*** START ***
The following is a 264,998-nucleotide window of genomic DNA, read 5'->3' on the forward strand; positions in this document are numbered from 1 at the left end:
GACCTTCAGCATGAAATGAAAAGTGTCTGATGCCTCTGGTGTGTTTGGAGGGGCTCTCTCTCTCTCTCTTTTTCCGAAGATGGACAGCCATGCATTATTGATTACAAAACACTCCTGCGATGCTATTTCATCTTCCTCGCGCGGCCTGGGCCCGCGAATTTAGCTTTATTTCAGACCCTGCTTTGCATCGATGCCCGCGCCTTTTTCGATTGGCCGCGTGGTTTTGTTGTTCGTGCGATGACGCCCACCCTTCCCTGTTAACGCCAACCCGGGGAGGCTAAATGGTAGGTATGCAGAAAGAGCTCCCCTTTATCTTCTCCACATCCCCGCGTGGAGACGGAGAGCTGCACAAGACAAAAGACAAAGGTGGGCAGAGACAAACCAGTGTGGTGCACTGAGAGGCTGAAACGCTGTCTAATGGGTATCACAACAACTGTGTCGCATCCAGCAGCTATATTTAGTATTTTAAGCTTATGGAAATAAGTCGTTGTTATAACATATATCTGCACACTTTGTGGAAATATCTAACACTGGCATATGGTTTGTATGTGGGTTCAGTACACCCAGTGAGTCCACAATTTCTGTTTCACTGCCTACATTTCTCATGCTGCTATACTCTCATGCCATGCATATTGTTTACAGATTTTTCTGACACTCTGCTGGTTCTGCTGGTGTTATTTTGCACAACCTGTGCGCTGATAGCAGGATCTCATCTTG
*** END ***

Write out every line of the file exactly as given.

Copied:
The following is a 264,998-nucleotide window of genomic DNA, read 5'->3' on the forward strand; positions in this document are numbered from 1 at the left end:
GACCTTCAGCATGAAATGAAAAGTGTCTGATGCCTCTGGTGTGTTTGGAGGGGCTCTCTCTCTCTCTCTTTTTCCGAAGATGGACAGCCATGCATTATTGATTACAAAACACTCCTGCGATGCTATTTCATCTTCCTCGCGCGGCCTGGGCCCGCGAATTTAGCTTTATTTCAGACCCTGCTTTGCATCGATGCCCGCGCCTTTTTCGATTGGCCGCGTGGTTTTGTTGTTCGTGCGATGACGCCCACCCTTCCCTGTTAACGCCAACCCGGGGAGGCTAAATGGTAGGTATGCAGAAAGAGCTCCCCTTTATCTTCTCCACATCCCCGCGTGGAGACGGAGAGCTGCACAAGACAAAAGACAAAGGTGGGCAGAGACAAACCAGTGTGGTGCACTGAGAGGCTGAAACGCTGTCTAATGGGTATCACAACAACTGTGTCGCATCCAGCAGCTATATTTAGTATTTTAAGCTTATGGAAATAAGTCGTTGTTATAACATATATCTGCACACTTTGTGGAAATATCTAACACTGGCATATGGTTTGTATGTGGGTTCAGTACACCCAGTGAGTCCACAATTTCTGTTTCACTGCCTACATTTCTCATGCTGCTATACTCTCATGCCATGCATATTGTTTACAGATTTTTCTGACACTCTGCTGGTTCTGCTGGTGTTATTTTGCACAACCTGTGCGCTGATAGCAGGATCTCATCTTG